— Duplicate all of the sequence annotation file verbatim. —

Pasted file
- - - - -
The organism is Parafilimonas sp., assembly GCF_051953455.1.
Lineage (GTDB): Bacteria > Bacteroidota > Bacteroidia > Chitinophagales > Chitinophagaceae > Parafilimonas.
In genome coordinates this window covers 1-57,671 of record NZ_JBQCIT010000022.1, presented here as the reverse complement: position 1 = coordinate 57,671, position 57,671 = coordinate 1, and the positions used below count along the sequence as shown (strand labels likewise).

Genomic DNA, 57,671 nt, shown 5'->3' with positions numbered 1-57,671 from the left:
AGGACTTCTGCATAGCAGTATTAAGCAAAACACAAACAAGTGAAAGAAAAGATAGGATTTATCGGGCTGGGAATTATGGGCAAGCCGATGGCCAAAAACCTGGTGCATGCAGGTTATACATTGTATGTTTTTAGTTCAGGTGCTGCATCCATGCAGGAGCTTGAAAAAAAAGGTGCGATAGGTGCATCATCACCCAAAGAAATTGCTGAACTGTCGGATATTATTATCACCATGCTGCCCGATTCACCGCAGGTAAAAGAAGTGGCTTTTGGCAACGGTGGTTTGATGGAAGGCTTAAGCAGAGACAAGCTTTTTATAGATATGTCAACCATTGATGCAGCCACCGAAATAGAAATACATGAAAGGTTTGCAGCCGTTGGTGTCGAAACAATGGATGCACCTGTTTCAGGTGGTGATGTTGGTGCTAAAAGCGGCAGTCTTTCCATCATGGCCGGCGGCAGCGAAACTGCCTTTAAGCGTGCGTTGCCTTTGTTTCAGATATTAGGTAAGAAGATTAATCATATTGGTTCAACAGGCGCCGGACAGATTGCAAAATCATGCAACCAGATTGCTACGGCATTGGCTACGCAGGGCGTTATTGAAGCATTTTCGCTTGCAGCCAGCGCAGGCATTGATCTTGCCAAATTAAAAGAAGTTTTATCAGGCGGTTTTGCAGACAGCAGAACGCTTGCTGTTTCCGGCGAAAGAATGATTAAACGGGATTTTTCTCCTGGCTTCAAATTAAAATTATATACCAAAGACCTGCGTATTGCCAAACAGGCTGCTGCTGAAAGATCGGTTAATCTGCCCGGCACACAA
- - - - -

The organism is Parafilimonas sp., assembly GCF_051953455.1.
Lineage (GTDB): Bacteria > Bacteroidota > Bacteroidia > Chitinophagales > Chitinophagaceae > Parafilimonas.
In genome coordinates this window covers 1-57,671 of record NZ_JBQCIT010000022.1, presented here as the reverse complement: position 1 = coordinate 57,671, position 57,671 = coordinate 1, and the positions used below count along the sequence as shown (strand labels likewise).

Genomic DNA, 57,671 nt, shown 5'->3' with positions numbered 1-57,671 from the left:
AGGACTTCTGCATAGCAGTATTAAGCAAAACACAAACAAGTGAAAGAAAAGATAGGATTTATCGGGCTGGGAATTATGGGCAAGCCGATGGCCAAAAACCTGGTGCATGCAGGTTATACATTGTATGTTTTTAGTTCAGGTGCTGCATCCATGCAGGAGCTTGAAAAAAAAGGTGCGATAGGTGCATCATCACCCAAAGAAATTGCTGAACTGTCGGATATTATTATCACCATGCTGCCCGATTCACCGCAGGTAAAAGAAGTGGCTTTTGGCAACGGTGGTTTGATGGAAGGCTTAAGCAGAGACAAGCTTTTTATAGATATGTCAACCATTGATGCAGCCACCGAAATAGAAATACATGAAAGGTTTGCAGCCGTTGGTGTCGAAACAATGGATGCACCTGTTTCAGGTGGTGATGTTGGTGCTAAAAGCGGCAGTCTTTCCATCATGGCCGGCGGCAGCGAAACTGCCTTTAAGCGTGCGTTGCCTTTGTTTCAGATATTAGGTAAGAAGATTAATCATATTGGTTCAACAGGCGCCGGACAGATTGCAAAATCATGCAACCAGATTGCTACGGCATTGGCTACGCAGGGCGTTATTGAAGCATTTTCGCTTGCAGCCAGCGCAGGCATTGATCTTGCCAAATTAAAAGAAGTTTTATCAGGCGGTTTTGCAGACAGCAGAACGCTTGCTGTTTCCGGCGAAAGAATGATTAAACGGGATTTTTCTCCTGGCTTCAAATTAAAATTATATACCAAAGACCTGCGTATTGCCAAACAGGCTGCTGCTGAAAGATCGGTTAATCTGCCCGGCACACAA